WASHINGTON -- Senate Democratic leader Tom Daschle accused the Bush administration Thursday of making former terrorism aide Richard Clarke the latest target in a campaign of "character assassination" against those who stand in President Bush's way. "They've known for months what Mr. Clarke was going to say," Daschle said in a Senate speech one day after the former White House aide sharply criticized the president's stewardship of the war on terror.
"Instead of dealing with it factually, they've launched a shrill attack to destroy Mr. Clarke's credibility," Daschle said.
The senator said Sen. John McCain, R-Ariz., former Sen. Max Cleland, D-Ga., and retired Amb. Joseph Wilson had suffered similar treatment at the hands of Bush's aides. "I saw the White House ferocity first hand," added Daschle, whom Republicans often depict as the Democrats' obstructionist-in-chief in Congress.
The South Dakota Democrat spoke after Clarke appeared before the bipartisan commission that is investigating the Sept. 11, 2001 terrorist attacks. Clarke, the author of a new book critical of Bush, testified that the administration accorded a lower priority to combatting al-Qaida when it came to power than the outgoing Clinton administration had shown. He also said the invasion of Iraq undermined the war on terror.
The White House has mounted a furious counterattack, dispatching Vice President Dick Cheney, National Security Adviser Condoleezza Rice and other officials to challenge Clarke. "He needs to get his story straight," said Rice, Bush's national security adviser, as the White House identified Clarke as the senior official who had praised Bush's anti-terrorism efforts in an anonymous briefing for reporters in 2002.
And White House spokesman Scott McClellan continued the counterattack against Clarke on Thursday, saying that he "has a growing credibility problem."
"He continues to make statements that are flat-out wrong," McClellan said.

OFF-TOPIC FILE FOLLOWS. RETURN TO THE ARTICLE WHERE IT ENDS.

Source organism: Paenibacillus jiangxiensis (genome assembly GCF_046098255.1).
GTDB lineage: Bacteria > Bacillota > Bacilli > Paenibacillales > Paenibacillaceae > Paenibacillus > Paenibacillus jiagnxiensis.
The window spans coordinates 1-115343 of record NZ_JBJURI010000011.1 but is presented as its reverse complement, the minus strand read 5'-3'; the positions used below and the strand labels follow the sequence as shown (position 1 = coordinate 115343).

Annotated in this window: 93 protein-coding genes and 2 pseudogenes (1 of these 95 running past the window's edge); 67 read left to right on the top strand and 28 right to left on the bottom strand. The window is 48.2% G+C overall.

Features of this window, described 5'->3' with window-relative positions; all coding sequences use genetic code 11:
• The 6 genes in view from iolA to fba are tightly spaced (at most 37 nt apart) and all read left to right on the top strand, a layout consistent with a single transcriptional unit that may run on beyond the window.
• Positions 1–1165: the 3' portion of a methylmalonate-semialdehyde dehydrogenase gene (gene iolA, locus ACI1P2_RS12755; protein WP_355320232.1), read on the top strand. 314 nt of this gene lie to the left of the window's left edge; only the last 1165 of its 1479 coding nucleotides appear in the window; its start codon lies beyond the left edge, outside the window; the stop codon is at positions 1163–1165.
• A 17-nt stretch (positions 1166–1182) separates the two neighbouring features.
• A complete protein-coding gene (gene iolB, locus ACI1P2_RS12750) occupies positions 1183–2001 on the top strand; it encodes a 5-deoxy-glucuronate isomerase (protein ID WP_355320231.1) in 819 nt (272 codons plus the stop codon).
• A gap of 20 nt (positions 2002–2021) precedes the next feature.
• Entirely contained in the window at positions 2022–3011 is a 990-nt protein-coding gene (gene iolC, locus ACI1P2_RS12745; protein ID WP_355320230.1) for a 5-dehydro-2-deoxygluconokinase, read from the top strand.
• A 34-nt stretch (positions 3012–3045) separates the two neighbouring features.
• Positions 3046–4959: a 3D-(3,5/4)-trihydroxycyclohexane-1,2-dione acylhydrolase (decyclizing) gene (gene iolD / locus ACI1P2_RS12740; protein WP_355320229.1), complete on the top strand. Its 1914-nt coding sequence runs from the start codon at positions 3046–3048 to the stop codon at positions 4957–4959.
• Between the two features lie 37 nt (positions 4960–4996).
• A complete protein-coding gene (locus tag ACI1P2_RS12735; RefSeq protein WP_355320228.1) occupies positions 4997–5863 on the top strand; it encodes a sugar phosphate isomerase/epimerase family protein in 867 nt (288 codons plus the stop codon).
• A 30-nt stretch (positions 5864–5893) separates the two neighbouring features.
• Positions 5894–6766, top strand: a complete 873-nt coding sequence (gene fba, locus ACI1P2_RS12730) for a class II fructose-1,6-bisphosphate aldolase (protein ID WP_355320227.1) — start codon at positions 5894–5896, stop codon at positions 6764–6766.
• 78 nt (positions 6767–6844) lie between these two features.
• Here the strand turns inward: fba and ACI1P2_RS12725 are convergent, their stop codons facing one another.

Bush defended his handling of the war on terror in a trip to New Hampshire during the day, without mentioning Clarke by name.
"Had I known that the enemy was going to use airplanes to strike America, to attack us, I would have used every resource, every asset, every power of this government to protect the American people," he said.
The commission held two days of public hearings this week and is to hold additional public sessions next month.
Daschle urged the White House to reverse course and permit Rice to answer questions in public, saying she "seems to have time to appear on every television show."
Republican and Democratic members of the commission also have urged the administration to abandon its refusal to allow her to testify. Some GOP members of Congress, speaking on condition of anonymity, said they, too, believed Rice should appear, at least in part to offer a rebuttal to Clarke.
"Some things are more important that politics, and Sept. 11 ought to be at the top of the list," Daschle said. "We need the facts on Sept. 11, not spin and character assassination."
Daschle's comments extend the controversy ignited by Clarke's criticism, but they went well beyond the White House's response to the case of the former aide.
Referring to the Bush campaign's attacks against McCain in the 2000 Republican primaries, he said, "I will never forget the distortions, the recklessness, and the viciousness of those attacks. They were wrong and they impugned one of our great patriots." McCain spent several years as a prison of war in Vietnam.
Daschle said Cleland, a triple amputee Vietnam war veteran, had his "reputation and patriotism smeared" in a losing campaign for re-election in 2002. His rival ran an ad including images of Osama bin Laden and Saddam Hussein and accusing him of voting against Bush's plan to create a new Department of Homeland Security.
Daschle also said that when Wilson challenged a key claim Bush made about Iraq's efforts to seek weapons of mass destruction, the White House "put his wife in danger by disclosing publicly that she was a deep cover agent for the CIA."